The 7 most outrageous student protests in 2016
Over the past year, students have been noticeably more politically active than usual due to the election cycle. Controversial speakers spoke, posters displayed, and student groups supported various candidates.
This resulted in many protests and, ultimately, 2016 became the year of the passionate protester.
Here are the seven most outrageous student protests:
Students at the University of Florida were caught tearing down pro-Trump and anti-Hillary posters on Election Day. When asked why they were tearing down the signs, responses ranged from “I don’t agree with it, it’s offensive,” to “I plead the Fifth.”
After another student tore down posters, she said that, “this campus should not support violence, and that is violence,” while trying to attempt to explain “the difference between free speech and actually supporting violence.”
Don’t ask us how campaign posters are violent. We’re still trying to figure it out, ourselves.
In June, student protesters interrupted a campaign speech by Donald Trump, shouting “Stop trump, Stop hate.” Trump responded by labeling them “professional agitators.”
These students were members of “Code Pink” a feminist movement founded in response to the Iraq War. They claimed they were protesting “Trump’s hateful language,” adding “[w]e don’t stop talking about these people who are being harmed in war-torn regions, you know, the role that America has played in making these regions the way that they are.”
On Veterans Day, a few students at Brown University engaged in a silent protest of snatching up American flags from a memorial and tossing them on the ground.
A pro-Trump rally at Penn State University was met with vandalism as protesters ripped up plastic signs supporting the candidate. Not only was the group that held this event, forbidden from using “Trump” in their name, but they also had to defend their symbolic Trump wall from the protestors.
The students were later fined for ripping down the signs. In response, they created an online donation page to have others help them pay the $362 fine.
Another protester asked the members of the club “What does he [Trump] do for gay people?” To which a member responds “What does Hillary do for gay people?”
The protester responded that, “[s]he at least pretends to do stuff for gay people.”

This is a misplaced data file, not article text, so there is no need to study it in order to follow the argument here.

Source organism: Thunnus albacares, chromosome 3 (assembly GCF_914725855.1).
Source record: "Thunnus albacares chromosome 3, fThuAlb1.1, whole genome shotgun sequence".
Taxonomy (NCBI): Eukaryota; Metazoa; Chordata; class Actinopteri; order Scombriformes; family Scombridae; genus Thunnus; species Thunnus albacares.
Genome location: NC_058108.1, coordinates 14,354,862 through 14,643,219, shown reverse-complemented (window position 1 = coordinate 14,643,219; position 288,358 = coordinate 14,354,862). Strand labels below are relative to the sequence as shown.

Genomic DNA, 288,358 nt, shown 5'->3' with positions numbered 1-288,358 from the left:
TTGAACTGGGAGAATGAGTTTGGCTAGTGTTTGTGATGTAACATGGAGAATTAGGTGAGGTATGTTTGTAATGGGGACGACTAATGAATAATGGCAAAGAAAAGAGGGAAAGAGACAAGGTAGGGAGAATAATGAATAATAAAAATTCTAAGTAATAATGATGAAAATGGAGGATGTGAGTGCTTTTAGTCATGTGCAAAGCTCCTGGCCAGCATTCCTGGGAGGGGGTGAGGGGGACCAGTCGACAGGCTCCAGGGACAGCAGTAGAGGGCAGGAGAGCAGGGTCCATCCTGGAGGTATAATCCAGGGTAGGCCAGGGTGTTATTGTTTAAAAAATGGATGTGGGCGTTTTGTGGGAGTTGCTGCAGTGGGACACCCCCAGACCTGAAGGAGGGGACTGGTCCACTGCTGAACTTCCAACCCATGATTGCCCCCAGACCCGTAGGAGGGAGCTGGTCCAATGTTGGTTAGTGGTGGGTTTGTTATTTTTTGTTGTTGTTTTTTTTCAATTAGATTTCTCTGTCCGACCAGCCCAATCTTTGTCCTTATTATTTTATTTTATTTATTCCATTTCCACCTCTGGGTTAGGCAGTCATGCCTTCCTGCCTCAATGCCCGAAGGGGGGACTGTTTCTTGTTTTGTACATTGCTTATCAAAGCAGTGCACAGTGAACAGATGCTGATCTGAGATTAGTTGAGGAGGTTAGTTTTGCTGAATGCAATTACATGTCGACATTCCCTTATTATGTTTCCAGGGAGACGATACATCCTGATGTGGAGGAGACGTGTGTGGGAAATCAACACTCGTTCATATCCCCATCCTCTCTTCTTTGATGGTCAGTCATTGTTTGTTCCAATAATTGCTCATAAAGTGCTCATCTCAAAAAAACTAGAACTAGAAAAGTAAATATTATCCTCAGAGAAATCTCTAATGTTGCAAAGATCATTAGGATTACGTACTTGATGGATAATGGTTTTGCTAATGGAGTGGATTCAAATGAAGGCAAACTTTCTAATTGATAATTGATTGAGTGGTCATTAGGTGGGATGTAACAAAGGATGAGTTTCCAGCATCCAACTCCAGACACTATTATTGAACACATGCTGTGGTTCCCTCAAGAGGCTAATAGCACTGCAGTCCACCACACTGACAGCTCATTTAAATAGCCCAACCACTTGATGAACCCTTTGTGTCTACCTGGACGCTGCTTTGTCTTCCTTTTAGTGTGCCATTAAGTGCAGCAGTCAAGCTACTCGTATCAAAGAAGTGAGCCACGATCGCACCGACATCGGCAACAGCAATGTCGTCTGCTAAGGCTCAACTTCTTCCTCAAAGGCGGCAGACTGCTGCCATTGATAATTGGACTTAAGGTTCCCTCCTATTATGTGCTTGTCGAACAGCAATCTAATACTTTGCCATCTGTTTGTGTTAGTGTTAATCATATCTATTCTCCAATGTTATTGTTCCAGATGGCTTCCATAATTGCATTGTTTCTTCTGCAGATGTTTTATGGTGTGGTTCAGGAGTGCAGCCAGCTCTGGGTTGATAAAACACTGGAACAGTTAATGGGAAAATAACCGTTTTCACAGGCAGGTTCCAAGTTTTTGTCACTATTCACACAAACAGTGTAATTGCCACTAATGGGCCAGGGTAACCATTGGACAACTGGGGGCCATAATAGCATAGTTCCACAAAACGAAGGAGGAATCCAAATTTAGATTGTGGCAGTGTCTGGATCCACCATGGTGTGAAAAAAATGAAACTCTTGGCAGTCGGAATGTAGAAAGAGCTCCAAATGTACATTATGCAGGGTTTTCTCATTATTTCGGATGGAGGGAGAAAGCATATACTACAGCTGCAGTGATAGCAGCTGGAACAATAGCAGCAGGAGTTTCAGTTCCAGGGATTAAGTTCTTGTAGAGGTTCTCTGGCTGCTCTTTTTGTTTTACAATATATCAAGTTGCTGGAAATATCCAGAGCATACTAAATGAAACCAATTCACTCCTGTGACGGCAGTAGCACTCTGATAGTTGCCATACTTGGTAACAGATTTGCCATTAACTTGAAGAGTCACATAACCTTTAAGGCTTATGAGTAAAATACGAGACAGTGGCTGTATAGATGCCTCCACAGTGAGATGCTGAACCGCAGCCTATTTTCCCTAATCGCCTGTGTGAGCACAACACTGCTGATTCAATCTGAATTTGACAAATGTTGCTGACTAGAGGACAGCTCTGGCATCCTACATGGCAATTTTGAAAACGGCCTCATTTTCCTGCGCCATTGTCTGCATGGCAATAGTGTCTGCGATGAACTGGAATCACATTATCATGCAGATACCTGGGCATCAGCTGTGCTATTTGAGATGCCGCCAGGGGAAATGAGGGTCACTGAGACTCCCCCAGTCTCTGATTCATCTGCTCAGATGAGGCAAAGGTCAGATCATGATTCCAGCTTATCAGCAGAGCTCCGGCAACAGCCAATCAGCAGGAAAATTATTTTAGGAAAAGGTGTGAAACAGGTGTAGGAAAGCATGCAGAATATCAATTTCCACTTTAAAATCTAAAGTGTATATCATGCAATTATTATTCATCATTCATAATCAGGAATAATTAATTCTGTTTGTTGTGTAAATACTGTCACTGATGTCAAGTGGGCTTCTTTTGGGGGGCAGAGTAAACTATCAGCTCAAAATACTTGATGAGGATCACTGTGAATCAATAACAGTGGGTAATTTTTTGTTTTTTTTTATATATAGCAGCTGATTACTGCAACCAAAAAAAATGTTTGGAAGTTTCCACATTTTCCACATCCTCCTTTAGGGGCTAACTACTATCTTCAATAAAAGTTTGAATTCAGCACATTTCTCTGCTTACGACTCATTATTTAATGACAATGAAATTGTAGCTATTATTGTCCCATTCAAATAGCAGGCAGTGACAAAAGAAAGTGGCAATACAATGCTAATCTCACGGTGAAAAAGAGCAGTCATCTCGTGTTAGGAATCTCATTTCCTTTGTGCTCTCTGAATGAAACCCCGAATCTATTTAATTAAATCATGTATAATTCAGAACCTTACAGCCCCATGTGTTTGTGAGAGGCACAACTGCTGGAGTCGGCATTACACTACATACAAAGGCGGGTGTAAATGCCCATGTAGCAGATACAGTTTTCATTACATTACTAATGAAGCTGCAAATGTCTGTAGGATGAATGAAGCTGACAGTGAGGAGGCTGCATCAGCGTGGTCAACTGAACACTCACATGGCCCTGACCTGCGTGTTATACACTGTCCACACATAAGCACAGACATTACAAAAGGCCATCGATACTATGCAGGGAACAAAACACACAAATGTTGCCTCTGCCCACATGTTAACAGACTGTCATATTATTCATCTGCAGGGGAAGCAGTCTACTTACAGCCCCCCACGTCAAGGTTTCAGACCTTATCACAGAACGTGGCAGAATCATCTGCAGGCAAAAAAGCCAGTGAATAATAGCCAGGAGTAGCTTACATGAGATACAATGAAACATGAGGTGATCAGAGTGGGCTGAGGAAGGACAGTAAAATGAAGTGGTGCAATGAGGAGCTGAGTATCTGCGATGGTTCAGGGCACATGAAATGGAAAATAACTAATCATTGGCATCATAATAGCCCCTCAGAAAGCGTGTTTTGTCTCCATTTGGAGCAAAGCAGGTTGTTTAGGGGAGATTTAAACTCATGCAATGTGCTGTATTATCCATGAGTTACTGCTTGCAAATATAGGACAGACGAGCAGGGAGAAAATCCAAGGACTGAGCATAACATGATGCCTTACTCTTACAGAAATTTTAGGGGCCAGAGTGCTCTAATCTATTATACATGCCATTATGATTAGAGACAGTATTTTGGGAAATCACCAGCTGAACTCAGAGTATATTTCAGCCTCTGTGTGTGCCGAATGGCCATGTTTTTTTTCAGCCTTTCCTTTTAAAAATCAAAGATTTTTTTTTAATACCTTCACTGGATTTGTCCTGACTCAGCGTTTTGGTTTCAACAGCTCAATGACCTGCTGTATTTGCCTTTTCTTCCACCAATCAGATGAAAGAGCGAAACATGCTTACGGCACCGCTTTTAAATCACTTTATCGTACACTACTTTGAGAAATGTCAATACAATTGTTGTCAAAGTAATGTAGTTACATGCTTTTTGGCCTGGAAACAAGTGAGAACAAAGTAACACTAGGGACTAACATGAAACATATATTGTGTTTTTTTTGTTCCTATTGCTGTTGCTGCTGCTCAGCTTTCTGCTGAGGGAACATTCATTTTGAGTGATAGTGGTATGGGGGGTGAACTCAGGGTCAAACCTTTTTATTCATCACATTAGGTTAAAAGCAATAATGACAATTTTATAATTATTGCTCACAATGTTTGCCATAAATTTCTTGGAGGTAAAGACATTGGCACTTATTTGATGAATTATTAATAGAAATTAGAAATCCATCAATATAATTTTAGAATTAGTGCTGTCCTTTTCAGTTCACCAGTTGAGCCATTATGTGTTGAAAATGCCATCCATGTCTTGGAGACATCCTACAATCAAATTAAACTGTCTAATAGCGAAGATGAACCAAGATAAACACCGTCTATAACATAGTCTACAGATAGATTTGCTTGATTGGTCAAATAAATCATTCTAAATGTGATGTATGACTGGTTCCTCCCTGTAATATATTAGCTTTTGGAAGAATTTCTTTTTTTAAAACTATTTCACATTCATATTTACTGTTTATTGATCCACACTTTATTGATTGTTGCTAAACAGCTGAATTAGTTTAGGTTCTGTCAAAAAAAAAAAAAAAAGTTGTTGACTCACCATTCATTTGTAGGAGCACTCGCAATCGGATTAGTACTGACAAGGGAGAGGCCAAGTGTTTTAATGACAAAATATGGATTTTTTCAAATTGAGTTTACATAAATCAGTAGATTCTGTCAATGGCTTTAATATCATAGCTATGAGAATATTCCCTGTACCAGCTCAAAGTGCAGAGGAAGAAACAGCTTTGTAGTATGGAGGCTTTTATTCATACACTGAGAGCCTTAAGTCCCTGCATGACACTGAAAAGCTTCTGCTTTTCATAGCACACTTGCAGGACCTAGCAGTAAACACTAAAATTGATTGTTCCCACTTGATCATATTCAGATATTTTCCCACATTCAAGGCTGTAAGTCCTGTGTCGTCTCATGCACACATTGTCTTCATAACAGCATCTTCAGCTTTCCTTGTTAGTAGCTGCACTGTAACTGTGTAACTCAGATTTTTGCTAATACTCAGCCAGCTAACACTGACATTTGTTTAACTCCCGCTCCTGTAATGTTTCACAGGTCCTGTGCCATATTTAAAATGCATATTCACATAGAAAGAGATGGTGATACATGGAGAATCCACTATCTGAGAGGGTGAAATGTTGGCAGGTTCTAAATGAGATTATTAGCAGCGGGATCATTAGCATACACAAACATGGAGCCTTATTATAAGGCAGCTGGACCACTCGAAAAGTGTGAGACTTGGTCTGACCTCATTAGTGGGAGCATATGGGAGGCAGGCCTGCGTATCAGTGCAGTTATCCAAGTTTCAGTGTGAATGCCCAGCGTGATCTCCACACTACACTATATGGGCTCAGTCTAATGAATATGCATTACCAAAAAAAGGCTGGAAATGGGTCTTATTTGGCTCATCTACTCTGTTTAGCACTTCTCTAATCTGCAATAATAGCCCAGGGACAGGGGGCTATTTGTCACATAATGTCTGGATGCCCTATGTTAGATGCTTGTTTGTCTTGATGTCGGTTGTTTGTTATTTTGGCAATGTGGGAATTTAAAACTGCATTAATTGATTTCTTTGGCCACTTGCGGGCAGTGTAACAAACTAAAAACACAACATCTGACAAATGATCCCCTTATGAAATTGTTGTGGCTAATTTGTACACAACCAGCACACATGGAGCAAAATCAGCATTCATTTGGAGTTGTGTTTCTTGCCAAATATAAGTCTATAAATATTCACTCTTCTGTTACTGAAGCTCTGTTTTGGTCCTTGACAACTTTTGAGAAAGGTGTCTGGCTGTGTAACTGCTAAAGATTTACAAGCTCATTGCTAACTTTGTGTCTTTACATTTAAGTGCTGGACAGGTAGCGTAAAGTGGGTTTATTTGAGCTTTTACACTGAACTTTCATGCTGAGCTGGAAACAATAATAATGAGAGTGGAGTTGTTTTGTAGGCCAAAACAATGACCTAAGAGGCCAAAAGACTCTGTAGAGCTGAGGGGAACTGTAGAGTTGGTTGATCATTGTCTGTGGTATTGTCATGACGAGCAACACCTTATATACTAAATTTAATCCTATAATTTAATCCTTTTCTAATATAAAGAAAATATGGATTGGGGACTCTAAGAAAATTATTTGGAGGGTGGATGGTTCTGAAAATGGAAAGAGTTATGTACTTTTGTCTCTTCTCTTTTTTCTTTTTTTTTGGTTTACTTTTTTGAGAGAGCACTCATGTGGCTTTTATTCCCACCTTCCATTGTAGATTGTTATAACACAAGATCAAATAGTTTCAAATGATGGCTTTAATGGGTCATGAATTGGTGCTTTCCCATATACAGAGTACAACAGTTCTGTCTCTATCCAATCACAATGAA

What does ripping down the signs do for Hillary? Well, at least the students pretended it was doing something for Hillary.
In April, students at the American University protested an event featuring Milo Yiannopoulos. Students shouted their grievances, and even pushed a man wearing a Trump shirt and followed him, chanting “kick him out, kick him out.”
During the event’s Q & A time, a high school student declared that, “[s]ince I’ve been here I’ve been almost jumped, harassed multiple times by other black people, just for being here supporting you.”
Civil discourse at its best, folks!
In October, students at the University of Kansas attended a conservative club’s meeting to have a discussion about Black Lives Matter, racism, and safe spaces.
When one of the conservative students tried to define the term “intellectual safe space,” a visiting student shouted “I am not retreating I am making myself safe and comfortable.”
The meeting was tense with various students shouting and one student banging on the tables.
Your passion didn’t go unnoticed, but what did doing your best Khrushchev imitation get you, exactly?
In April, students at the University of Massachusetts, Amherst disrupted an event that featured Christina Hoff Sommers, Milo Yiannopoulos, and Steven Crowder.
The event was supposed to be a panel discussion between the three on political correctness on college campuses, but protesters seemed intent on disrupting the event as loudly and as often as possible.
Notably, one protester earned the appellation “Trigglypuff” online. Was her protest effective? No. But she earns first place because this was truly 2016’s tantrum heard around the world.